USC investigating tailback Joe McKnight’s use of vehicle

Joe McKnight, star tailback of USC’s football team, has been driving a sport utility vehicle owned by a Santa Monica businessman, an arrangement the school is investigating and which may be in violation of NCAA rules.

The NCAA prohibits student-athletes from accepting benefits from marketing representatives or agents or “extra benefits” based on their athletic ability.

For several weeks, McKnight has been seen driving a well-kept 2006 Land Rover that, according to California Department of Motor Vehicles records, is registered to Scott Schenter.

Schenter, 47, has a background that includes marketing, and a company he owned had previously registered a website called It is unclear whether Schenter has any ties with USC or whether the school had knowledge of his activities.

If it’s found that McKnight is in violation of NCAA rules, it could affect his athletic eligibility. USC’s football team will next play against Boston College in the Emerald Bowl on Dec. 26 in San Francisco.

Trouble for McKnight, the Trojans’ leading rusher this season with 1,014 yards, would be another hit to a USC athletic program already under investigation by the NCAA and the Pacific 10 Conference regarding allegations that former football tailback Reggie Bush and former basketball player O.J. Mayo received improper benefits while playing for the Trojans. The NCAA combined the investigations to examine whether the school failed to exert proper institutional control.

Tom Yeager, a former chairman of the NCAA infractions committee who is commissioner of the Colonial Athletic Assn., said universities are expected to be diligent regardless of whether they are repeat offenders or are dealing with infractions for the first time. He added, however, “The stakes go up just like someone making a return appearance in court. A judge is not going to be as sympathetic.”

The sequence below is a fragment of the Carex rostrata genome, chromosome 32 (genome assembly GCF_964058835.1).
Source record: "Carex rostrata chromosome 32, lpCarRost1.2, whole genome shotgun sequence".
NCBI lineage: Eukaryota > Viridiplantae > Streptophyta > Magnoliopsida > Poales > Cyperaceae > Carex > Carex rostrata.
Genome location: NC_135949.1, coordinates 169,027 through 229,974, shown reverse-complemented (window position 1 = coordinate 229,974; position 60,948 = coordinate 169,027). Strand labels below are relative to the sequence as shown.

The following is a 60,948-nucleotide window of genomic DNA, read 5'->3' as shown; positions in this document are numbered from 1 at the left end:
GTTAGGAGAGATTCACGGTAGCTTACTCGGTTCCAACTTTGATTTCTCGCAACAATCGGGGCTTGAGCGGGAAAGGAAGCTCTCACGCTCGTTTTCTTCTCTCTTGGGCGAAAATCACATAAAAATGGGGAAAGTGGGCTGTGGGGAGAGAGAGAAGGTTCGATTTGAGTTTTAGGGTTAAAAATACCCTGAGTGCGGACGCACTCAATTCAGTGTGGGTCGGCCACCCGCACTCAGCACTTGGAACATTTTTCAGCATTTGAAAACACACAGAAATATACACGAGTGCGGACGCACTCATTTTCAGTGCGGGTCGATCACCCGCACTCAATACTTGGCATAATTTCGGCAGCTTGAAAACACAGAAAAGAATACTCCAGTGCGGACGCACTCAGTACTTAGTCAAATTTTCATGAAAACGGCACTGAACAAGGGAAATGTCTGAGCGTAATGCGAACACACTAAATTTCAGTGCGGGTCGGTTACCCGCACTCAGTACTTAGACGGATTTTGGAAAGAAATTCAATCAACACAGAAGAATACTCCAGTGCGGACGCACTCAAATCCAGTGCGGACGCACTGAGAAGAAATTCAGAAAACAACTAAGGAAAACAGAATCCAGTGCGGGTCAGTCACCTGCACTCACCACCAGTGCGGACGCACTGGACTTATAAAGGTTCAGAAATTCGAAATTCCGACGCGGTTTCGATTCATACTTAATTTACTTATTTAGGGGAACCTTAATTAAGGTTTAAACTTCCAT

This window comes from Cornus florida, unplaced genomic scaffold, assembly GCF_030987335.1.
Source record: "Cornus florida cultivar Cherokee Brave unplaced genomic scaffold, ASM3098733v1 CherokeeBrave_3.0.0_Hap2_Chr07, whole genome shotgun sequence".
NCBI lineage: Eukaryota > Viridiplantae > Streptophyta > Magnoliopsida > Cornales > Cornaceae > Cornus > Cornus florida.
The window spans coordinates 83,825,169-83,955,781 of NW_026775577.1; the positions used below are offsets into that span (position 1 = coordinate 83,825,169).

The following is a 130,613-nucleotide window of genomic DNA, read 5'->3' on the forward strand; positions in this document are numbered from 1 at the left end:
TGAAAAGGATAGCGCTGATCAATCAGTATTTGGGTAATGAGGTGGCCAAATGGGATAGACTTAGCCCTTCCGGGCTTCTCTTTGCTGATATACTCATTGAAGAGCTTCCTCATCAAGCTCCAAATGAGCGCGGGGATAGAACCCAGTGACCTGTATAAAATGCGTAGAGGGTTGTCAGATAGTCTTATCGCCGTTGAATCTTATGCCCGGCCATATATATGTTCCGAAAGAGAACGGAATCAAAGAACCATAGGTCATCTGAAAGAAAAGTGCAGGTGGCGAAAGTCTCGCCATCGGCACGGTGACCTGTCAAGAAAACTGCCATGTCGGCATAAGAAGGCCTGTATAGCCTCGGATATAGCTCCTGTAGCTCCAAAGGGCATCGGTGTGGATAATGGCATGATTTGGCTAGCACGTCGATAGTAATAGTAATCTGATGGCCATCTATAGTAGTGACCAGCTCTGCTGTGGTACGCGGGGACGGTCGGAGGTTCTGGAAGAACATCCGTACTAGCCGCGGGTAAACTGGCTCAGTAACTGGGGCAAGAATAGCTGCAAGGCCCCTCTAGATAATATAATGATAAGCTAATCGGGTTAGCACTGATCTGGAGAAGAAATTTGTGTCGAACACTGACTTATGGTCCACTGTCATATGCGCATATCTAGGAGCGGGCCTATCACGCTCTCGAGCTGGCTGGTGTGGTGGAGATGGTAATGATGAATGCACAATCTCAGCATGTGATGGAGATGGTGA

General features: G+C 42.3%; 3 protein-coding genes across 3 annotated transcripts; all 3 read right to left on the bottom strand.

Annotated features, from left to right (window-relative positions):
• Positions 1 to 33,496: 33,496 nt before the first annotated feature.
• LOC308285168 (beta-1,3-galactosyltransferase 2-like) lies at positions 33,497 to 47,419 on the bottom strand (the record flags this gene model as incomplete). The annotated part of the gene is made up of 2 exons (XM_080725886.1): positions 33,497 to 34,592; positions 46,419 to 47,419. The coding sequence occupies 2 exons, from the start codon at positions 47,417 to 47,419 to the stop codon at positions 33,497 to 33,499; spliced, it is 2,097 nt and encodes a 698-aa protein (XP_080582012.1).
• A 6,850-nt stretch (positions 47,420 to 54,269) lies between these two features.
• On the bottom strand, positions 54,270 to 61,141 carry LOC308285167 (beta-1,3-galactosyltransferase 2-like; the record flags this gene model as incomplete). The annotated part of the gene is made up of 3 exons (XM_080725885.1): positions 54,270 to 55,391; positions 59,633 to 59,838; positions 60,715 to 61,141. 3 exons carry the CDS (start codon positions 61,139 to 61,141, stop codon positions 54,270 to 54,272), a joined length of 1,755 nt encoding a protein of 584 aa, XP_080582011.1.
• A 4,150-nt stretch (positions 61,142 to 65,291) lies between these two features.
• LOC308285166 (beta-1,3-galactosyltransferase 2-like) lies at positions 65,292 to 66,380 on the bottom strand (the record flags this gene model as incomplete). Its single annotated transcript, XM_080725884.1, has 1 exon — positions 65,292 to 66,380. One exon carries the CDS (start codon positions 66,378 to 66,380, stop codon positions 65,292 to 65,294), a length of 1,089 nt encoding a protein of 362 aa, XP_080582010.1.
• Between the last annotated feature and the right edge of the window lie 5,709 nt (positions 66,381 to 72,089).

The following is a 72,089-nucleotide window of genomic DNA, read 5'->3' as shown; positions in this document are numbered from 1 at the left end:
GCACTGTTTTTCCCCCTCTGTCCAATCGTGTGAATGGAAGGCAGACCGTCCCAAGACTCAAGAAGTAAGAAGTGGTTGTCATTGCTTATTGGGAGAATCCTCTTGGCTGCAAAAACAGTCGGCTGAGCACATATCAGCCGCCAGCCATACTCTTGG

A DMV official said records show Schenter paid about $27,000 for the Land Rover and registered it in September. A Times reporter saw McKnight driving it several times in the last couple of weeks.

On Nov. 25, the SUV was parked outside the entrance to USC’s practice facility, its emergency lights flashing as players, coaches and athletic department personnel exited through the gate. Several coaches stopped to greet McKnight’s girlfriend, who was seated in the passenger seat. McKnight came out of the locker room carrying his son on his shoulders, exchanged pleasantries with Coach Pete Carroll, who was walking with visitors, and made his way to the street where the Land Rover was parked.

The next day, McKnight left practice and drove away alone in the vehicle. He was also by himself as he drove the SUV from practice last Saturday.

Approached Wednesday after practice, McKnight acknowledged riding in the Land Rover but said he has never driven it. McKnight said his girlfriend, Johana Michelle Beltran, works as a secretary for Schenter, although the player said he did not know him.

McKnight and Beltran are the parents of a 10-month-old son, Jaiden. McKnight said the Land Rover was “my baby mama’s boss’. “

“I never talk to her about it,” he added. “I just see it whenever my girlfriend’s around with my kid. I ask no questions. I just do what I got to do.”

USC asks its athletes to provide written documentation about the vehicles they drive on campus. McKnight said Wednesday that he had not provided the school information on the Land Rover because he hadn’t driven it.

However, Todd Dickey, USC’s senior vice president for administration, said Friday that McKnight did provide the school with written documentation that he was driving the vehicle. Tim Tessalone, USC’s sports information director, said the running back had been “mistaken” in his account to The Times. Tessalone declined a request to see the documentation or say when the information was filed.